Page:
Time To Relax: 6 Herbs To Calm Your Anxious Mind

Time To Relax: 6 Herbs To Calm Your Anxious Mind

If you have anxiety, any day has the potential to turn into a panicked state of unrest. With all that is going on nowadays, it’s easy for internal emotions to run amok and cause you to spiral out of control. It’s easy to label these times as “stressful,” and that people live in a uniform state of stress. This leads to adrenal fatigue and hormonal imbalance, which is a recipe for disaster if you are prone to anxiety or depression.

There’s no way to magically escape the times we live in, but you do have the opportunity to take control of your own life. When you make a constant effort to control your stress and the way you handle things, it’s much easier to manage anxiety levels. Don’t let the world dictate your life. You have the power to direct your focus wherever you want. Instead of focusing on the negatives, change your outlook to focus on the positives in your life.

For those times when willpower is not strong enough to manage stress, you can turn to herbs to help calm your anxious mind. This article explores six different herbs that can help ease your anxiety. We detail the herbs below, so keep reading to learn more about how they can benefit your anxiety. 

6 herbs To Calm An Anxious Mind

Valerian:

The valerian plant is native to Asia and Europe, and it has historical use as a sleep remedy. Some cultures used valerian teas or tinctures to help reduce depression and anxiety systems. Because there are very few studies on valerian, the National Center for Complementary and Integrative Health (NCCIH) concluded that more research is necessary to determine if it can alleviate anxiety symptoms. That said, it does have mild sedative properties that make it beneficial for healthier sleep. The NCCIH notes that pregnant women and nursing mothers avoid this herb.

Hawthorn:

Similar to rose, hawthorn is a calming herb that comes in handy if you experience high stress levels. Many cultures use hawthorn to help manage sadness, depression, or general grief. A 2004 study found that that combining hawthorn, California, poppy, and magnesium helped to treat mild anxiety disorders. Hawthorn helps to relieve emotional and physical stress because it has a relaxing effect on the central nervous system. 

Passionflower:

There are about 550 species of passionflower, but the P. incarnata species proves to be most effective against nervousness and anxiety. The flavonoids and alkaloids in passionflower actually interact with gamma-aminobutyric acid (GABA), a naturally occurring amino acid that regulates fear response. This interaction helps to dampen your body’s alarm system, helping it relax the body as opposed to heightening the senses. In one study, researchers monitored 40 dental patients prior to surgery. They all took 260 milligrams (mg) of passionflower a half-hour prior to surgery. The herb helped to reduce anxiety and heart rate as effectively as a pharmaceutical sedative.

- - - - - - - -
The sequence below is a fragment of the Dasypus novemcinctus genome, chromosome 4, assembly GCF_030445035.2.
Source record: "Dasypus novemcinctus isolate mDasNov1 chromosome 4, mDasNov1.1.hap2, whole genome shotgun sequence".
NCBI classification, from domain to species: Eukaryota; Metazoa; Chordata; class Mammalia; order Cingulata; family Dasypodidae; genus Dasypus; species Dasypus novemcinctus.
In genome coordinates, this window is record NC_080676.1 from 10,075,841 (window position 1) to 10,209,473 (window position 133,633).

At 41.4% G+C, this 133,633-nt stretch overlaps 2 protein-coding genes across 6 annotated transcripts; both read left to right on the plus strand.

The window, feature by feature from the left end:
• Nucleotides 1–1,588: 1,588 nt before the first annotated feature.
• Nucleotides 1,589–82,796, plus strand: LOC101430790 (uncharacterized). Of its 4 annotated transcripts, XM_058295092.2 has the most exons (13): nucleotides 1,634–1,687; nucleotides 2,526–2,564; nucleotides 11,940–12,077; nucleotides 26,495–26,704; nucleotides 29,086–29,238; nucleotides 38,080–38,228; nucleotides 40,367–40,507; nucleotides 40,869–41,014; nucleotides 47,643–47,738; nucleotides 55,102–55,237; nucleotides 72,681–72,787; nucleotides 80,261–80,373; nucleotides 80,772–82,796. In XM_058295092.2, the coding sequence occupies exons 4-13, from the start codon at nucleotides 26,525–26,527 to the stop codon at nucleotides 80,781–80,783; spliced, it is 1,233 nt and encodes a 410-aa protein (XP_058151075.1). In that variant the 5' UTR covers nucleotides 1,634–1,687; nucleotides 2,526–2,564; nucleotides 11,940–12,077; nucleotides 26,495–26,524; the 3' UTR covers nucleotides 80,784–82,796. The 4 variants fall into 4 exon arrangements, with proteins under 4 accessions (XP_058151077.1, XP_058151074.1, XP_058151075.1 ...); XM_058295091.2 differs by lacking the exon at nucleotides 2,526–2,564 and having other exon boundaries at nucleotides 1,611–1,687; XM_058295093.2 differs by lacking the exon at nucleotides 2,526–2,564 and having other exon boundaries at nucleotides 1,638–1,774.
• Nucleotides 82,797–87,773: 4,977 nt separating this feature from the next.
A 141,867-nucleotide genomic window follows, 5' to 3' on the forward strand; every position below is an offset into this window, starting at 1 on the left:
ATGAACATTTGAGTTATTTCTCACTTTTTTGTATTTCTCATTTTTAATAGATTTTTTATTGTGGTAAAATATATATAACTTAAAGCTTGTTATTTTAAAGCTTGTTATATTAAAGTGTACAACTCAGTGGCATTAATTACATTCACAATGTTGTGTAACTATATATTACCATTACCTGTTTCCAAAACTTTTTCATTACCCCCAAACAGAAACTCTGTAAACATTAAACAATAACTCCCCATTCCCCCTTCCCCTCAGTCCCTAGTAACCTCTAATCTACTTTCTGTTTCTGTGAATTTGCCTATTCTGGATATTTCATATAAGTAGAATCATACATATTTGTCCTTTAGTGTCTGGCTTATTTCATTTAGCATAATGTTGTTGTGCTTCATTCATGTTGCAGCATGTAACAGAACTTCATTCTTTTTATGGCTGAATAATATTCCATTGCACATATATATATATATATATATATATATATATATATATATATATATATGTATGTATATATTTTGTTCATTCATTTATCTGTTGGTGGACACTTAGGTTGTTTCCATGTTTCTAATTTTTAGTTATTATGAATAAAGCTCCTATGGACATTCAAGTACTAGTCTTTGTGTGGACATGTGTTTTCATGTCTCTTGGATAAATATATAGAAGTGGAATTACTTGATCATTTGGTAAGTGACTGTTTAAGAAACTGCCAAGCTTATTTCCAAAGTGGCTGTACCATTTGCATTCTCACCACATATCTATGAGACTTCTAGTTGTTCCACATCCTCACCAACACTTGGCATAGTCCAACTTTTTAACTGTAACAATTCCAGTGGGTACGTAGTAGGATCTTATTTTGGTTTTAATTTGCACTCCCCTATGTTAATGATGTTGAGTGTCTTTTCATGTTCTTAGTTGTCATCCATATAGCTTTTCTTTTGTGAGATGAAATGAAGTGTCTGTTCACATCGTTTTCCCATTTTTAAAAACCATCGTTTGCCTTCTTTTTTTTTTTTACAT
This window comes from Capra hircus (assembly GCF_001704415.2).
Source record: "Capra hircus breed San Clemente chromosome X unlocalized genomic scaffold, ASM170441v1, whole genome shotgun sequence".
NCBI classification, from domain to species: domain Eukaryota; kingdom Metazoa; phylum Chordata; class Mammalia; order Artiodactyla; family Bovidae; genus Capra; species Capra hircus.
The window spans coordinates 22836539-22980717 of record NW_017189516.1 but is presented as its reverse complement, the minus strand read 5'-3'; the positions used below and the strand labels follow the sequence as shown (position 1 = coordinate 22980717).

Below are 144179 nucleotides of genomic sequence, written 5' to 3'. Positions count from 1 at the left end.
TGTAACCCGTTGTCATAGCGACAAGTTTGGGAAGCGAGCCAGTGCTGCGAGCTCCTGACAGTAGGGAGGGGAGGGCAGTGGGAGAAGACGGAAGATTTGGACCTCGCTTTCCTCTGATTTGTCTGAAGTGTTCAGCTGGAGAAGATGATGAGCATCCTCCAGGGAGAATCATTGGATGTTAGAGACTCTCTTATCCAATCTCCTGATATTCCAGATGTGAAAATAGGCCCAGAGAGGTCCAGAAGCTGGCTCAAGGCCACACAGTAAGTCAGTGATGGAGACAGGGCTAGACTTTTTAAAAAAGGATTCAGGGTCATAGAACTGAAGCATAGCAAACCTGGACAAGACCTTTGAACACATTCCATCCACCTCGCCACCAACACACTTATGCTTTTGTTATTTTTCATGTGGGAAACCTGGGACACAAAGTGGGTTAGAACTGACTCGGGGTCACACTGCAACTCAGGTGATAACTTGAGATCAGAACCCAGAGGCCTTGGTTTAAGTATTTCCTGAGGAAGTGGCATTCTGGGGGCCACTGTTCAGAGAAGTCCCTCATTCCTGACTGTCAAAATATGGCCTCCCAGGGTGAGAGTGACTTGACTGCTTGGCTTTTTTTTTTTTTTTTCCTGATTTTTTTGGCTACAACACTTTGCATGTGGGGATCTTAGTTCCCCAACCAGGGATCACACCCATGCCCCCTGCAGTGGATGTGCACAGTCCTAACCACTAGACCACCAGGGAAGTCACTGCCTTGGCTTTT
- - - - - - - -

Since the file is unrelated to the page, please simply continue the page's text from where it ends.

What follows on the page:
Ashwagandha:

Adaptogens are very special because they affect the body’s hormones and systems to regulate stress response. Ashwagandha has a long history of use in Ayurvedic healing practices, but it has become popular in recent years. A 2019 clinical study examined ashwagandha’s effects on stress and anxiety. This eight-week study monitored 58 participants with stress. Each patient randomly took either a placebo, a 250 mg dose of ashwagandha, or a 600 mg dose of ashwagandha. The group that took the 600 mg dose reported a significant decrease in stress levels, while the other two groups didn’t notice a difference. 

Chamomile:

Did you know that about one million cups of chamomile tea get consumed worldwide every day? Chamomile is a popular herb that has undergone extensive studies to observe its health benefits. Chamomile contains flavonoids that work to influence GABA, but it also has other calming compounds like apigenen. You can consume chamomile tea to help calm moderate stress, but recent research suggests it may help to relieve higher stress and anxiety levels. In 2016, people with general anxiety disorder took 500 mg of chamomile three times daily for two months. More than 50% of the group reported a significant decrease in anxiety symptoms. 

Galphina glauca:

Native to Mexico, Galphina glauca is a plant species that has been traditionally used as a mild tranquilizer. A clinical trial in 2012 examined Galphina glauca for it’s potential to become a treatment for general anxiety disorder. Participants in the trial randomly received either Galphina glauca or prescription anti-anxiety medication, lorazepam, for 12 weeks. The findings indicated that Galphina glauca helped reduce anxiety symptoms better than lorazepam. 

Sources:

https://theherbalacademy.com/8-herbs-that-calm-the-anxious-mind/
https://experiencelife.com/article/5-herbs-for-anxiety/
https://www.medicalnewstoday.com/articles/herbs-for-anxiety

2021-02-11T12:22:18-07:00

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